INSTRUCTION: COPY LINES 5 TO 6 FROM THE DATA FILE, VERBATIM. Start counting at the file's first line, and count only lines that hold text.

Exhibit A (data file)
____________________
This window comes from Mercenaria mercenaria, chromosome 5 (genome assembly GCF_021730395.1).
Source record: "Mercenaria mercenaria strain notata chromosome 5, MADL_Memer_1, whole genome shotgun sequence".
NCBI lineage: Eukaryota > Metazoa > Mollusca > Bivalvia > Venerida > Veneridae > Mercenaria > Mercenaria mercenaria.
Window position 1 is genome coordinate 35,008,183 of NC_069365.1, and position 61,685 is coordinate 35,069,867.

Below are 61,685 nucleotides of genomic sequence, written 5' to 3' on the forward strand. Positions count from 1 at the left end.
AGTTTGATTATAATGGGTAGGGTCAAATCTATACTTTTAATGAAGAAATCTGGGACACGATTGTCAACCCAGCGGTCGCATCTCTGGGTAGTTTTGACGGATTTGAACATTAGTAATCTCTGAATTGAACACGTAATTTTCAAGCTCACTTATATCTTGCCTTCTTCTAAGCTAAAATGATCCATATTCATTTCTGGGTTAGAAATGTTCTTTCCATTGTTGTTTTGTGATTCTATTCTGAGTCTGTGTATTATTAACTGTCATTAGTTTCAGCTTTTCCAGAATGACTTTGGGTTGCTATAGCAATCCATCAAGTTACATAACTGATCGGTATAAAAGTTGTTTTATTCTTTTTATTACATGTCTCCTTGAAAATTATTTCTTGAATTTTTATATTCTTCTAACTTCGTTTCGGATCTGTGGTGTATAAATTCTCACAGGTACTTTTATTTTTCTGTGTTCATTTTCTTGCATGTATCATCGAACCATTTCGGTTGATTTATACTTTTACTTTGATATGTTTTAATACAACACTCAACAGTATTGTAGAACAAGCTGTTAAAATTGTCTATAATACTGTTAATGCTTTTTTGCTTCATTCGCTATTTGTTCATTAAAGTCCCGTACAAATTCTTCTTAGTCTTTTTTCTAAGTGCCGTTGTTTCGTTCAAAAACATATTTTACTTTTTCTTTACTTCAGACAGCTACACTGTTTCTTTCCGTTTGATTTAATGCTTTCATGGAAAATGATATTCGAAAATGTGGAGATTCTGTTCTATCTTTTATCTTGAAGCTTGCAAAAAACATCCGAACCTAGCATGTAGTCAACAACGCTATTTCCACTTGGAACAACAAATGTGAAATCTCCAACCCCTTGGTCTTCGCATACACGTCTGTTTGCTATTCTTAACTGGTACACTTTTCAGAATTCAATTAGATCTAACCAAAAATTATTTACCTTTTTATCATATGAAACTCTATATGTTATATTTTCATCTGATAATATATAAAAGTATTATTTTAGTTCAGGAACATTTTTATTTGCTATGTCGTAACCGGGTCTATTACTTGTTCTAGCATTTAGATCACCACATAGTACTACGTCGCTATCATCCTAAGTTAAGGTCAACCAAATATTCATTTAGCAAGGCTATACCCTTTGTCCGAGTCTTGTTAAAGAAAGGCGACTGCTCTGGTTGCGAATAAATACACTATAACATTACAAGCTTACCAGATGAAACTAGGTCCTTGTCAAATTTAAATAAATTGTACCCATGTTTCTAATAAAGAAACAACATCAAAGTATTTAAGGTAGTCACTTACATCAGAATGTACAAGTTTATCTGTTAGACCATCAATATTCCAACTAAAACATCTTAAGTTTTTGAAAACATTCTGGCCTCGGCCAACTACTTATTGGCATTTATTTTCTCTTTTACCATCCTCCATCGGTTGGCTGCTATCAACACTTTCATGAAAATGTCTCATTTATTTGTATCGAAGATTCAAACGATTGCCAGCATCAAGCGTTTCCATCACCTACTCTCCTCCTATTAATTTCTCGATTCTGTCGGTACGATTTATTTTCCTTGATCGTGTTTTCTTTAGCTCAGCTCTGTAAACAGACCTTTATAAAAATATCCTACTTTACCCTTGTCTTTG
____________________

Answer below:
Below are 61,685 nucleotides of genomic sequence, written 5' to 3' on the forward strand. Positions count from 1 at the left end.
AGTTTGATTATAATGGGTAGGGTCAAATCTATACTTTTAATGAAGAAATCTGGGACACGATTGTCAACCCAGCGGTCGCATCTCTGGGTAGTTTTGACGGATTTGAACATTAGTAATCTCTGAATTGAACACGTAATTTTCAAGCTCACTTATATCTTGCCTTCTTCTAAGCTAAAATGATCCATATTCATTTCTGGGTTAGAAATGTTCTTTCCATTGTTGTTTTGTGATTCTATTCTGAGTCTGTGTATTATTAACTGTCATTAGTTTCAGCTTTTCCAGAATGACTTTGGGTTGCTATAGCAATCCATCAAGTTACATAACTGATCGGTATAAAAGTTGTTTTATTCTTTTTATTACATGTCTCCTTGAAAATTATTTCTTGAATTTTTATATTCTTCTAACTTCGTTTCGGATCTGTGGTGTATAAATTCTCACAGGTACTTTTATTTTTCTGTGTTCATTTTCTTGCATGTATCATCGAACCATTTCGGTTGATTTATACTTTTACTTTGATATGTTTTAATACAACACTCAACAGTATTGTAGAACAAGCTGTTAAAATTGTCTATAATACTGTTAATGCTTTTTTGCTTCATTCGCTATTTGTTCATTAAAGTCCCGTACAAATTCTTCTTAGTCTTTTTTCTAAGTGCCGTTGTTTCGTTCAAAAACATATTTTACTTTTTCTTTACTTCAGACAGCTACACTGTTTCTTTCCGTTTGATTTAATGCTTTCATGGAAAATGATATTCGAAAATGTGGAGATTCTGTTCTATCTTTTATCTTGAAGCTTGCAAAAAACATCCGAACCTAGCATGTAGTCAACAACGCTATTTCCACTTGGAACAACAAATGTGAAATCTCCAACCCCTTGGTCTTCGCATACACGTCTGTTTGCTATTCTTAACTGGTACACTTTTCAGAATTCAATTAGATCTAACCAAAAATTATTTACCTTTTTATCATATGAAACTCTATATGTTATATTTTCATCTGATAATATATAAAAGTATTATTTTAGTTCAGGAACATTTTTATTTGCTATGTCGTAACCGGGTCTATTACTTGTTCTAGCATTTAGATCACCACATAGTACTACGTCGCTATCATCCTAAGTTAAGGTCAACCAAATATTCATTTAGCAAGGCTATACCCTTTGTCCGAGTCTTGTTAAAGAAAGGCGACTGCTCTGGTTGCGAATAAATACACTATAACATTACAAGCTTACCAGATGAAACTAGGTCCTTGTCAAATTTAAATAAATTGTACCCATGTTTCTAATAAAGAAACAACATCAAAGTATTTAAGGTAGTCACTTACATCAGAATGTACAAGTTTATCTGTTAGACCATCAATATTCCAACTAAAACATCTTAAGTTTTTGAAAACATTCTGGCCTCGGCCAACTACTTATTGGCATTTATTTTCTCTTTTACCATCCTCCATCGGTTGGCTGCTATCAACACTTTCATGAAAATGTCTCATTTATTTGTATCGAAGATTCAAACGATTGCCAGCATCAAGCGTTTCCATCACCTACTCTCCTCCTATTAATTTCTCGATTCTGTCGGTACGATTTATTTTCCTTGATCGTGTTTTCTTTAGCTCAGCTCTGTAAACAGACCTTTATAAAAATATCCTACTTTACCCTTGTCTTTG